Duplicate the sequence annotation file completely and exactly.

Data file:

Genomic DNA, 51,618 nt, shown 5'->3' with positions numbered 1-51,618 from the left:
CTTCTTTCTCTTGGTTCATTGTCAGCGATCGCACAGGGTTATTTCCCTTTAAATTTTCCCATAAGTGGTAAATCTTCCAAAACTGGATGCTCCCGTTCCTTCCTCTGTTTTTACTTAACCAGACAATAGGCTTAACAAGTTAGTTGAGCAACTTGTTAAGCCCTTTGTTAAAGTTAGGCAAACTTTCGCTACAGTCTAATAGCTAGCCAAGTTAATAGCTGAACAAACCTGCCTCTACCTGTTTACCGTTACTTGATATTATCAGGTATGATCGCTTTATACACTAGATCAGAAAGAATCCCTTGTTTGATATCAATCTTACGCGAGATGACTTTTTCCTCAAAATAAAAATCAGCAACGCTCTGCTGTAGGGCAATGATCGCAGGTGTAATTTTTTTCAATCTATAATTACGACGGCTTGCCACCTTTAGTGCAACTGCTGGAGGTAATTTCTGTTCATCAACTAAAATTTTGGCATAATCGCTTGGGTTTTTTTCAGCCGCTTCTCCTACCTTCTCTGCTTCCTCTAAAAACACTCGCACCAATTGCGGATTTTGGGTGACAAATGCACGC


Genomic DNA, 51,618 nt, shown 5'->3' with positions numbered 1-51,618 from the left:
CTTCTTTCTCTTGGTTCATTGTCAGCGATCGCACAGGGTTATTTCCCTTTAAATTTTCCCATAAGTGGTAAATCTTCCAAAACTGGATGCTCCCGTTCCTTCCTCTGTTTTTACTTAACCAGACAATAGGCTTAACAAGTTAGTTGAGCAACTTGTTAAGCCCTTTGTTAAAGTTAGGCAAACTTTCGCTACAGTCTAATAGCTAGCCAAGTTAATAGCTGAACAAACCTGCCTCTACCTGTTTACCGTTACTTGATATTATCAGGTATGATCGCTTTATACACTAGATCAGAAAGAATCCCTTGTTTGATATCAATCTTACGCGAGATGACTTTTTCCTCAAAATAAAAATCAGCAACGCTCTGCTGTAGGGCAATGATCGCAGGTGTAATTTTTTTCAATCTATAATTACGACGGCTTGCCACCTTTAGTGCAACTGCTGGAGGTAATTTCTGTTCATCAACTAAAATTTTGGCATAATCGCTTGGGTTTTTTTCAGCCGCTTCTCCTACCTTCTCTGCTTCCTCTAAAAACACTCGCACCAATTGCGGATTTTGGGTGACAAATGCACGC